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Programming Exercise C for RWET (dictionaries, sets, list comprehensions)
#
# Worksheet #3
#
# This worksheet is also a Python program. Your task is to read the
# task descriptions below and then write one or more Python statements to
# carry out the tasks. There's a Python "print" statement before each
# task that will display the expected output for that task; you can use
# this to ensure that your statements are correct.
#
# In this worksheet, some of the tasks will throw an error that causes
# the program to stop running, and skip the remaining tasks. Because of
# this, you'll have to complete the tasks in the given order!
print "\n------"
print "Task 1: Making a dictionary"
print "Expected output: helium"
# Task 1: A variable "element_names" is defined below, with a value of "None".
# Change the definition of "element_names" so that the variable contains a
# dictionary value, and the print statement below displays "helium" (instead
# of throwing a KeyError).
element_names = None
print element_names['He']
#------------------------------------------------------------------------
print "\n------"
print "Task 2: Adding a new key to a dictionary"
print "Expected output: lithium"
# Task 2: Modify the values of the variables "key" and "val" below so that
# the print statement displays 'lithium'.
key = "???"
val = "???"
element_names[key] = val
print element_names['Li']
#------------------------------------------------------------------------
print "\n------"
print "Task 3: Modifying an existing key"
print "Expected output: 19"
# Task 3: Modifying the values of the variables "key" and "value" below
# so that the print statement displays "19".
key = "???"
val = "???"
word_counts = {'cheese': 10, 'wine': 17, 'arachnids': 24}
word_counts[key] = val
print word_counts['wine']
#------------------------------------------------------------------------
print "\n------"
print "Task 4: Keys"
print "Expected output: 4"
# Task 4: Change the expression on the right-hand side of the assignment
# operator for the variable "student_names" below, so that the print
# statement displays "4". Use the `.keys()` method.
student_ages = {'Alfred': 17, 'Bryson': 18, 'Candace': 19, 'David': 20}
student_names = [] # <-- change this!
print len(student_names)
#------------------------------------------------------------------------
print "\n------"
print "Task 5: Dictionary operations"
print "Expected output: Pluto is not a planet."
# Task 5: Change the value of the variable "planet_name" below so that the
# expected output is printed.
planet_classifications = {'Mercury': 'terrestrial', 'Venus': 'terrestrial',
'Earth': 'terrestrial', 'Mars': 'terrestrial', 'Jupiter': 'gas giant',
'Saturn': 'gas giant', 'Uranus': 'ice giant', 'Neptune': 'ice giant'}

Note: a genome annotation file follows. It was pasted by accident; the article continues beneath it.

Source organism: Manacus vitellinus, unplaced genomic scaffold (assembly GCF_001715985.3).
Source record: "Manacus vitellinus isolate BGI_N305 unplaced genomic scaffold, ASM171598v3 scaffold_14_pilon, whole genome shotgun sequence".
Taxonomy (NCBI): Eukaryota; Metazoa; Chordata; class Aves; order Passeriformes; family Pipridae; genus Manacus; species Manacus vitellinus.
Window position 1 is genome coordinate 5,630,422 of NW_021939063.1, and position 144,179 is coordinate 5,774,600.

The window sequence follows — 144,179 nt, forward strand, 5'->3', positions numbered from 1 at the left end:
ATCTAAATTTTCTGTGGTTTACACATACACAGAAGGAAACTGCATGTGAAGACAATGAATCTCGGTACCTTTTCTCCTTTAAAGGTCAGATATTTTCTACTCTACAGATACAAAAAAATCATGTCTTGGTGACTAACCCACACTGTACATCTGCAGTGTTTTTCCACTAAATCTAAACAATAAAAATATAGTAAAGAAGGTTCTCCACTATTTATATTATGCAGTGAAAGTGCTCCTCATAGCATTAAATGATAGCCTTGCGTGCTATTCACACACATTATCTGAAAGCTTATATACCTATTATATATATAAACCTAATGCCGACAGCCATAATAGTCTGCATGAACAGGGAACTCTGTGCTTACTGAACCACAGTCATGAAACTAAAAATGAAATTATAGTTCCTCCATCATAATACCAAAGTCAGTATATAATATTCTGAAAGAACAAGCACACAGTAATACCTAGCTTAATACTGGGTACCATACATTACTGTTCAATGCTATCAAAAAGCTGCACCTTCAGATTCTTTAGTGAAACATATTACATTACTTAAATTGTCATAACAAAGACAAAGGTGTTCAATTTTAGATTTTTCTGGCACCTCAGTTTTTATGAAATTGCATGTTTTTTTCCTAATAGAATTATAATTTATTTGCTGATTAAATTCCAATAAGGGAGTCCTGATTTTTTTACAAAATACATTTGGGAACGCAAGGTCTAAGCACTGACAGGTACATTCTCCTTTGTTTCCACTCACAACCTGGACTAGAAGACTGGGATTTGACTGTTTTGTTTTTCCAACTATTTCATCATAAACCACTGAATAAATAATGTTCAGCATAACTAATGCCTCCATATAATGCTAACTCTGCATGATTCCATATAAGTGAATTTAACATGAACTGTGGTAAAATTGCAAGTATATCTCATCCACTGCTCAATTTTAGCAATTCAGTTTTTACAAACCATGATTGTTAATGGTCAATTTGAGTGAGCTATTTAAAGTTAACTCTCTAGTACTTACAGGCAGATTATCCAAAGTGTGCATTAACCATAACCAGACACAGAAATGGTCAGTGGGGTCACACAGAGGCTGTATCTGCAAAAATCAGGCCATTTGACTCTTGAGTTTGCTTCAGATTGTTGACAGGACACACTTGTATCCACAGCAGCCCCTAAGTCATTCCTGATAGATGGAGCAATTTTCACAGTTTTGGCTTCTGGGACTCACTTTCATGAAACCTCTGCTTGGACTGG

planet_name = 'Neptune'
if planet_name in planet_classifications:
print planet_name + " is a planet."
else:
print planet_name + " is not a planet."
#------------------------------------------------------------------------
print "\n------"
print "Task 6: Keys and loops"
print "Expected output: "
print " Earth"
print " Mars"
print " Mercury"
print " Venus"
# Task 6: Modify the code below in the two following ways. First, change
# the right-hand side of the "planet_list" assignment. Then, add an "if"
# statement inside the "for" loop. Your goal is to produce the expected output
# above. Use the .keys() method and the sorted() function. You're
# checking to see which keys have the value "terrestrial".
planet_list = [] # <-- change this
for planet in planet_list:
# add an if statement here, and tab over the line below
print planet
#------------------------------------------------------------------------
print "\n------"
print "Task 7: Text analysis"
print "Expected output: 4"
# Task 7: Modify the code below in the two following ways. First, change
# the assignment of the variable "word_list" so that it contains a list
# of words in the string "words" (hint: use the ".split()" method). Second,
# replace the word "pass" in the "for" loop with a Python statement that
# adds a new key/value pair to the dictionary "word_dict", indicating the
# length of word. The result should be that the final print statement
# displays the output "4".
words = "Mother said there'd be days like these."
word_list = [] # <-- modify this
word_dict = {}
for word in word_list:
pass # <-- replace this
print word_dict['days']
#------------------------------------------------------------------------
print "\n------"
print "Task 8: Text analysis, part 2"
print "Expected output:"
print " Mother: 6"
print " said: 4"
print " there'd: 7"
print " be: 2"
print " days: 4"
print " like: 4"
print " these.: 6"
# Task 8: Using the "word_dict" variable you created in the previous task,
# write a loop that displays the expected output above. I've written a
# skeleton for you below. (You may need to use the "str()" function to
# append the two parts of the output string for each line together.)
for word in word_list:
pass # <-- replace this!
#------------------------------------------------------------------------
print "\n------"
print "Task 9: Dictionaries with lists"
print "Expected output: ['foo', 'bar', 'baz']"
# Task 9: Modify the values of the variables "key" and "val" below so that